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Das Rheingold

Richard Wagner

Synopsis

Scene 1

At the bottom of the Rhine.
 
The water-maiden guardians of the Rhine gold are leaping about merrily. In vain the Nibelung dwarf Alberich endeavours to catch them. The daughters of the Rhine elude him and mock his clumsy attempts.
 
But the romp is interrupted when Alberich, having noticed the gold, comes to know of its supernatural virtues. Anyone, after renouncing love, who gains possession of the gold and forges a ring, will become master of the whole world. Alberich quickly steals the gold and vanishes into the whirling stream. In despair the Rhinemaidens mourn their lost treasure.

Scene II

A wildeness of mountain peaks.
 
The god Wotan has appointed the giants to build Valhalla, a new abode for the gods. In return for this heavy work, he has promised them the young Freia, goddess of youth and love. But now he tries, with the persuasion of his wife Fricka, to break his pledge. Accordingly Wotan has summoned the artful Loge, god of fire.
 
Loge tells the giant brothers Fafner and Fasolt, who have come to collect their reward, of the theft committed by Alberich and of the limitless powers of the Rhine gold. The giants resolve to exchange Freia for the gold. In the meantime however they will hold the goddess hostage until their service have been duly settled.
 
Deprived of the gift of eternal youth, the gods grow old and feeble. Rousing himself from his gloomy reflections, Wotan orders Loge to lead him to the kingdom of the Nibelung, where he intends to gain possession of the gold in order to redeem Freia.

Scene III

Nibelheim.
 
On the strength of his conquered power, Alberich has enslaved the Nibelungs, forcing them to accumulate immense treasures. He wears not only the magic ring, but also a prodigious helmet, forged by his brother Mime. The helmet, besides having the power to make its owner invisible, enables him to work the most amazing metamorphoses.
 
When all this is brought to their knowledge by Mime himself, Wotan and Loge go off to meet Alberich. The latter greets the strangers with suspicion. But he is goaded by Loge’s cunning words into giving a demonstration of his powers, transforming himself first into a gigantic dragon, then into a tiny toad. At this point Wotan grabs him while Loge seizes the helmet. Having resumed his real appearance, Alberich struggles to get free. But the gods tie him up and drag him away.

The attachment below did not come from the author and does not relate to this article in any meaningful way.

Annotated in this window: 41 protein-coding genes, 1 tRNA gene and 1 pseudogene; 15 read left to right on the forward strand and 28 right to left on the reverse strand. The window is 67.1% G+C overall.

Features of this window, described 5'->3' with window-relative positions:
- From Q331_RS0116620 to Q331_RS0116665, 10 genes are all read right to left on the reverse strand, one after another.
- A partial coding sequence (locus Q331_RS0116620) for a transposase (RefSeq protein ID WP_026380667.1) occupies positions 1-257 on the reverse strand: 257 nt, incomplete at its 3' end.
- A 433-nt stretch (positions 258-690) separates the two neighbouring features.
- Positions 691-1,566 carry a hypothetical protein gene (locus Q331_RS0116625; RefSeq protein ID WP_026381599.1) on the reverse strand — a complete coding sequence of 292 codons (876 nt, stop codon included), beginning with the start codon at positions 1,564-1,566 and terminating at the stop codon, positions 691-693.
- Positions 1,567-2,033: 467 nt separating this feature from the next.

Scene IV

A wilderness of mountain peaks.
 
Wotan and Loge compel Alberich to hand over all his treasures to them. However, when the Nibelung realizes that he must also surrender the helmet and the magic ring, he utters a tremendous curse: may the ring cast sorrow and death upon all who come into its possession.
With the accumulated gold Wotan can redeem Freia. But the giants, too, demand the ring as part of their loot. Wotan at first refuses but then, urged on by Erda, the earth goddess, he yields to their pressure. Freia is thus able to regain her freedom.
 
But Alberich’s curse is not long in coming true, for during a dispute over possession of the ring, Fafner slays his brother Fasolt. The god Donner raises a violent storm, in the midst of which a luminous bridge appears, leading to Valhalla. As the gods make their way solemnly across to their new abode, the Rhinemaidens’ sad cries are heard from the waters of the river.
 
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